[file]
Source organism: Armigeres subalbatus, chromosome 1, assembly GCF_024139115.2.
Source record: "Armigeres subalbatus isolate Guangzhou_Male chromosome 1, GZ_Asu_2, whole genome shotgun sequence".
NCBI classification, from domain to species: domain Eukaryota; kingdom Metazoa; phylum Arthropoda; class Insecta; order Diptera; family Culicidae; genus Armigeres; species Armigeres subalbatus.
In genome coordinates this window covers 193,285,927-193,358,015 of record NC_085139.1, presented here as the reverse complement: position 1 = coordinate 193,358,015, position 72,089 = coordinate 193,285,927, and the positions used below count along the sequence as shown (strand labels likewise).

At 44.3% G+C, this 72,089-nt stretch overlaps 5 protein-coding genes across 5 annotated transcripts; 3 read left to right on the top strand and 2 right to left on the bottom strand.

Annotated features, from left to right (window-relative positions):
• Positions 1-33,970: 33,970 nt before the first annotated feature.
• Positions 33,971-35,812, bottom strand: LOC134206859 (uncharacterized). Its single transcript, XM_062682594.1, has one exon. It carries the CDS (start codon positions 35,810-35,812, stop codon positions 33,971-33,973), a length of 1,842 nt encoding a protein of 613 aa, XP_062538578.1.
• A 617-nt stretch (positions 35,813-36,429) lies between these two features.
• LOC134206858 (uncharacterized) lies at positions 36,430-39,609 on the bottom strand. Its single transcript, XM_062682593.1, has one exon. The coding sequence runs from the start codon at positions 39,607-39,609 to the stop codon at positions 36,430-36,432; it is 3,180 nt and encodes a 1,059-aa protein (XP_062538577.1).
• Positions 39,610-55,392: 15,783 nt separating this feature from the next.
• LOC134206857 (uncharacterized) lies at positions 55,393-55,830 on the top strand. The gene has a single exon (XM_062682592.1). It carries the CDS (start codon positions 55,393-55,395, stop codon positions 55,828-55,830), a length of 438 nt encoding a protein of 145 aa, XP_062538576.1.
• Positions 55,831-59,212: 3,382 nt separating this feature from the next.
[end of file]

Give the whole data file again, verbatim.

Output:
Source organism: Armigeres subalbatus, chromosome 1, assembly GCF_024139115.2.
Source record: "Armigeres subalbatus isolate Guangzhou_Male chromosome 1, GZ_Asu_2, whole genome shotgun sequence".
NCBI classification, from domain to species: domain Eukaryota; kingdom Metazoa; phylum Arthropoda; class Insecta; order Diptera; family Culicidae; genus Armigeres; species Armigeres subalbatus.
In genome coordinates this window covers 193,285,927-193,358,015 of record NC_085139.1, presented here as the reverse complement: position 1 = coordinate 193,358,015, position 72,089 = coordinate 193,285,927, and the positions used below count along the sequence as shown (strand labels likewise).

At 44.3% G+C, this 72,089-nt stretch overlaps 5 protein-coding genes across 5 annotated transcripts; 3 read left to right on the top strand and 2 right to left on the bottom strand.

Annotated features, from left to right (window-relative positions):
• Positions 1-33,970: 33,970 nt before the first annotated feature.
• Positions 33,971-35,812, bottom strand: LOC134206859 (uncharacterized). Its single transcript, XM_062682594.1, has one exon. It carries the CDS (start codon positions 35,810-35,812, stop codon positions 33,971-33,973), a length of 1,842 nt encoding a protein of 613 aa, XP_062538578.1.
• A 617-nt stretch (positions 35,813-36,429) lies between these two features.
• LOC134206858 (uncharacterized) lies at positions 36,430-39,609 on the bottom strand. Its single transcript, XM_062682593.1, has one exon. The coding sequence runs from the start codon at positions 39,607-39,609 to the stop codon at positions 36,430-36,432; it is 3,180 nt and encodes a 1,059-aa protein (XP_062538577.1).
• Positions 39,610-55,392: 15,783 nt separating this feature from the next.
• LOC134206857 (uncharacterized) lies at positions 55,393-55,830 on the top strand. The gene has a single exon (XM_062682592.1). It carries the CDS (start codon positions 55,393-55,395, stop codon positions 55,828-55,830), a length of 438 nt encoding a protein of 145 aa, XP_062538576.1.
• Positions 55,831-59,212: 3,382 nt separating this feature from the next.